Smyrna child support lawyer

Smyrna Child Support Lawyer Answers Top 5 Questions

Smyrna child support lawyerThe law of the State of Tennessee requires both parents of a minor child to be financially responsible for that child until the child reaches adulthood. When the parents of a minor child are not together, that responsibility is typically enforced through a child support order. Whether you are the payee or the payor, the child support system can be difficult to navigate. In an effort to help those involved in the child support system, a Smyrna child support lawyer offers answers to five commonly asked questions:

  • How much child support will I have to pay or will I receive? The amount of child support you are ordered to pay, or that you receive, will depend on a number of factors and will be calculated using the Tennessee Child Support Guidelines. The Guidelines compute child support by starting with the combined income of both parents and determining a percentage of income for both parents. For example, if you have $4,000 of income each month and the child’s other parent $6,000 of income each month, you would be assigned 40 percent and the other parent 60 percent of the financial responsibility for the child. Deductions are also made for things such as insurance premiums, other court ordered support obligations, and time the child spends with a parent. The Tennessee Basic Child Support Obligation Schedule is then used to determine how much support the child should receive between the two parents. If the parents have $10,000, collectively, available for the child’s support, for instance, the Support Schedule indicates that $1,158 should be spent on the child each month. That amount is then attributed to each parent according to the appropriate percentage of the income the parent earns. For the parent who earns 40 percent of the income, he/she would be responsible for $463 in support while the parent earning 60 percent of the income would be responsible for $695.
  • I was never married to the child’s mother. Do I still have to pay support? It depends on whether or not paternity has been established. Once paternity has been legally established, you will have legal parental rights to the child and have a legal responsibility to financially support the child.
  • My child’s other parent won’t let me see my child. Can I stop paying child support? NO. Child support and parenting time are not connected in the eyes of the law. If you are having problems exercising your rights to parenting time with your child, that needs to be addressed separately in court; however, you cannot legally withhold child support in protest.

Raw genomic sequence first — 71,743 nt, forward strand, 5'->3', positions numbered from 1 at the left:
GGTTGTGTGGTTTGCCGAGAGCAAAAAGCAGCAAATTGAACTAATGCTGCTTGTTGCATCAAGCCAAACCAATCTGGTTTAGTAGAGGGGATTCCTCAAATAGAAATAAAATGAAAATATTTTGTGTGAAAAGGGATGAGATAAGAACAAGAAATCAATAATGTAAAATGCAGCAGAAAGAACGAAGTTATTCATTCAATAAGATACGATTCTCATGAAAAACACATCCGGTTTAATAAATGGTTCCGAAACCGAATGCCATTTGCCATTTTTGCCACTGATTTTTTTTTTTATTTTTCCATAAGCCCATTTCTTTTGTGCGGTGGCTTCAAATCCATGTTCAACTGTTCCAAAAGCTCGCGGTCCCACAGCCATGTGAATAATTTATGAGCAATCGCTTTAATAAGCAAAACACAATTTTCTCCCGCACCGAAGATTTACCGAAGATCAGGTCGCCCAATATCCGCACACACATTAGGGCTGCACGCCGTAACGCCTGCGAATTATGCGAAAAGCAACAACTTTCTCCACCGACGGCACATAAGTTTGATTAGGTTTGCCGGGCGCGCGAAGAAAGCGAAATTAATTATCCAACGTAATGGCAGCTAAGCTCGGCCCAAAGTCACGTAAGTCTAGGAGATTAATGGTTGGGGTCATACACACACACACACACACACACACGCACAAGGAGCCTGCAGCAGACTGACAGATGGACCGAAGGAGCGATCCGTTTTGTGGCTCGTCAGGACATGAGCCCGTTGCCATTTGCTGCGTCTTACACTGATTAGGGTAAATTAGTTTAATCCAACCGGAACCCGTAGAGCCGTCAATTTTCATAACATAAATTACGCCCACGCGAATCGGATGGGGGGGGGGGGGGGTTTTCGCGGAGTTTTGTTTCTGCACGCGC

• Can I get the child support order decreased/increased? Possibly. Child support orders are one of the few types of court orders that are routinely revisited down the road. As a general rule, you must show that there has been a “significant variance” in income before a modification will be granted and/or that there has been a “substantial change in circumstances.” A significant variance in income is generally considered a change of 15 percent or more. A substantial change in circumstances might include the birth of a new child, a child has become disabled, or a child has been emancipated.
  • What happens if I get behind on my child support payments?  If you fall behind on your court ordered child support payments, there are a number of things that could happen. You could find yourself back in court, in front of a judge, trying to explain why you haven’t made your payments as ordered. Because child support is an order of the court, failing to pay it as ordered can be considered contempt of court that could result in a number of different enforcement actions, including:
    1. Placing a lien on your property
    2. Revoking your driver’s license
    3. Seizing bank accounts in your name
    4. Denying you a passport
    5. Intercepting your federal or state income tax refunds
    6. Reporting the amount owed to credit bureau
    7. Incarceration

Contact Us

If you have specific questions regarding child support in the State of Tennessee, it is in your best interest to consult with an experienced Smyrna child support lawyer at Bennett, Michael & Hornsby. Contact the team today by calling 615-898-1560 to schedule your appointment.

Stan Bennett
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